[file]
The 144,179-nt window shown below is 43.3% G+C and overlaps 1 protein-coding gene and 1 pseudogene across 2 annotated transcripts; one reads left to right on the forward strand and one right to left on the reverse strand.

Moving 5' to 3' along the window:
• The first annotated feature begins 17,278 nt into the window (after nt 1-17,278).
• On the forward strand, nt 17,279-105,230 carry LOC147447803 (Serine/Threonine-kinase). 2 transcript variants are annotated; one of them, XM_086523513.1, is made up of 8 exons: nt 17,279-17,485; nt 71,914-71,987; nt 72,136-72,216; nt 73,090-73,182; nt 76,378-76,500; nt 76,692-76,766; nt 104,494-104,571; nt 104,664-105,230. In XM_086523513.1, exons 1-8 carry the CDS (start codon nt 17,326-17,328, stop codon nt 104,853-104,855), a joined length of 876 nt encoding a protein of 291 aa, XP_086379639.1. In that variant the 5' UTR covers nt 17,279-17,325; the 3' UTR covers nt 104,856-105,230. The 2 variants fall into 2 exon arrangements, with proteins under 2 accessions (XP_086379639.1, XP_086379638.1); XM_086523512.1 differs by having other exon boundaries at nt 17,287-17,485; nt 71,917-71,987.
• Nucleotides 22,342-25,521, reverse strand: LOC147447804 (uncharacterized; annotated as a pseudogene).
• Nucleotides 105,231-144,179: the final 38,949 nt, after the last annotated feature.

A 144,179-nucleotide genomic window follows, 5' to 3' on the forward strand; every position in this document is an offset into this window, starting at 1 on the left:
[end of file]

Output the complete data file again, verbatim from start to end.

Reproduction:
The 144,179-nt window shown below is 43.3% G+C and overlaps 1 protein-coding gene and 1 pseudogene across 2 annotated transcripts; one reads left to right on the forward strand and one right to left on the reverse strand.

Moving 5' to 3' along the window:
• The first annotated feature begins 17,278 nt into the window (after nt 1-17,278).
• On the forward strand, nt 17,279-105,230 carry LOC147447803 (Serine/Threonine-kinase). 2 transcript variants are annotated; one of them, XM_086523513.1, is made up of 8 exons: nt 17,279-17,485; nt 71,914-71,987; nt 72,136-72,216; nt 73,090-73,182; nt 76,378-76,500; nt 76,692-76,766; nt 104,494-104,571; nt 104,664-105,230. In XM_086523513.1, exons 1-8 carry the CDS (start codon nt 17,326-17,328, stop codon nt 104,853-104,855), a joined length of 876 nt encoding a protein of 291 aa, XP_086379639.1. In that variant the 5' UTR covers nt 17,279-17,325; the 3' UTR covers nt 104,856-105,230. The 2 variants fall into 2 exon arrangements, with proteins under 2 accessions (XP_086379639.1, XP_086379638.1); XM_086523512.1 differs by having other exon boundaries at nt 17,287-17,485; nt 71,917-71,987.
• Nucleotides 22,342-25,521, reverse strand: LOC147447804 (uncharacterized; annotated as a pseudogene).
• Nucleotides 105,231-144,179: the final 38,949 nt, after the last annotated feature.

A 144,179-nucleotide genomic window follows, 5' to 3' on the forward strand; every position in this document is an offset into this window, starting at 1 on the left: